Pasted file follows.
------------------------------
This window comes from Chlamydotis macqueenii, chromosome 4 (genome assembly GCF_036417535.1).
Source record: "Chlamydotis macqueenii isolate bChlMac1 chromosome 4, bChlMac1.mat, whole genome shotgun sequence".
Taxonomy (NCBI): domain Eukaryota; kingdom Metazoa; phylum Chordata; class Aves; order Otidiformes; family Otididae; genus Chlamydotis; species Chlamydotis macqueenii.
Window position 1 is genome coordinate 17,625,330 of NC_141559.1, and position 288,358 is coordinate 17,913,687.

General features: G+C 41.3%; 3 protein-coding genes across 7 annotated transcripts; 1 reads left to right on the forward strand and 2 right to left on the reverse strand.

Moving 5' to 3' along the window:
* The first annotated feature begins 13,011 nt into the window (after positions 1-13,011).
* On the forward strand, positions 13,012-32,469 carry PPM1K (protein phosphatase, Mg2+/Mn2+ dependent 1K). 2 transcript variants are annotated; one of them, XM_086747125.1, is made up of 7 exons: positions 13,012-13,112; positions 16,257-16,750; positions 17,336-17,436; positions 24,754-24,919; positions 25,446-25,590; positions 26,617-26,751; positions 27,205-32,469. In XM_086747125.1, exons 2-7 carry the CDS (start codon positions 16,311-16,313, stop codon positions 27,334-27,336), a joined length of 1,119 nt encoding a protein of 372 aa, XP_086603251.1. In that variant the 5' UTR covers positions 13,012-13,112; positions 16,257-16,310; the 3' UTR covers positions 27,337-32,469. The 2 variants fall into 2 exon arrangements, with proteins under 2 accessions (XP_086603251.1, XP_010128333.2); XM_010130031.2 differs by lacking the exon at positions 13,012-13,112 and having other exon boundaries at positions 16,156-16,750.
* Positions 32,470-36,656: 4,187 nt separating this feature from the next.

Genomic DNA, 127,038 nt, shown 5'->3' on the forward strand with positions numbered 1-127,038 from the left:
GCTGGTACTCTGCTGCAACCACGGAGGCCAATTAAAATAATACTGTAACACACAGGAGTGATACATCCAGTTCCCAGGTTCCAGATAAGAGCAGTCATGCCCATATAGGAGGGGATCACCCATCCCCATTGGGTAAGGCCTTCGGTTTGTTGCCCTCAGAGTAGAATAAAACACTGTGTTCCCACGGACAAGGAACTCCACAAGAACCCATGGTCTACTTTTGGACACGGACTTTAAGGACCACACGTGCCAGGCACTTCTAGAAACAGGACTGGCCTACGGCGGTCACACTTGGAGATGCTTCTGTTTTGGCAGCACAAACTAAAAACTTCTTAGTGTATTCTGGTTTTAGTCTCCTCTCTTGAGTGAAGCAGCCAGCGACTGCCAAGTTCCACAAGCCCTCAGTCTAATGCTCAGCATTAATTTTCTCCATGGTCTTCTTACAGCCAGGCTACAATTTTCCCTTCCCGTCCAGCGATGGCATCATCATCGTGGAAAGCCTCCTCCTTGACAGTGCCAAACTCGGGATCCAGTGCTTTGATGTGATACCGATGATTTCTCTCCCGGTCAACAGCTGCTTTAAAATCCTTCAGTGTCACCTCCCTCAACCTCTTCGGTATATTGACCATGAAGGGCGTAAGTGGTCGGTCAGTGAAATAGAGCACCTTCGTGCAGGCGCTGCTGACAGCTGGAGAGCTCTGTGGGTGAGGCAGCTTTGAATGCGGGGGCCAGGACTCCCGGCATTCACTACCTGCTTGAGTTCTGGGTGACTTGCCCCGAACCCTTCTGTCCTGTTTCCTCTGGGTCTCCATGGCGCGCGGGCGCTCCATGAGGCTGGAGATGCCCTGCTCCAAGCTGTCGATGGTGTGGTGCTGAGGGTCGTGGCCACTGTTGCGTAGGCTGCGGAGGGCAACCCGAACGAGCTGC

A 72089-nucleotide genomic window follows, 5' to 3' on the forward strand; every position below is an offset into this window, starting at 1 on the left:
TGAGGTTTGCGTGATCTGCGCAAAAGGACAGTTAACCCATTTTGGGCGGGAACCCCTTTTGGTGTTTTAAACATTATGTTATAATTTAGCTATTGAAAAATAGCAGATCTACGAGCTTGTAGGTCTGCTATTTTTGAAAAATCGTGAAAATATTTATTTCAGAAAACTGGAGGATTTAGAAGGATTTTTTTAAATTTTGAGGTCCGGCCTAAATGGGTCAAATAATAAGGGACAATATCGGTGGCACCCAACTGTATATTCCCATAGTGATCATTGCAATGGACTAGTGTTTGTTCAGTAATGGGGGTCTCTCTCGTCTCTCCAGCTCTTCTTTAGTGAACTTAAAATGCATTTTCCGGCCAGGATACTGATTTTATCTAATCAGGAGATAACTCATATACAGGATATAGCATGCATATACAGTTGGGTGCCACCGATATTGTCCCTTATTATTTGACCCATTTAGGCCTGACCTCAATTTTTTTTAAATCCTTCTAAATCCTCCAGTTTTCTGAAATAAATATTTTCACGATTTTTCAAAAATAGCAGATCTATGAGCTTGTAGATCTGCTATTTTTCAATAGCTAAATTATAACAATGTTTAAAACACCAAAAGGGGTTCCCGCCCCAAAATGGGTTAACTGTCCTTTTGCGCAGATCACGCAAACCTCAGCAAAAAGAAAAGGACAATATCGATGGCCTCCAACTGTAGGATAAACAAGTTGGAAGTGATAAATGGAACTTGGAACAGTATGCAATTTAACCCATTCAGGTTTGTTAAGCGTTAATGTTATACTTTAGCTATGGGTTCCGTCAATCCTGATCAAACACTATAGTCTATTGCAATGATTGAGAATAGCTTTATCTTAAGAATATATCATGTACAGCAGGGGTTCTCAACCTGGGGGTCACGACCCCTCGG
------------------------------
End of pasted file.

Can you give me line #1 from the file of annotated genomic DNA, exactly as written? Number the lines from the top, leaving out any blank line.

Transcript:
This window comes from Chlamydotis macqueenii, chromosome 4 (genome assembly GCF_036417535.1).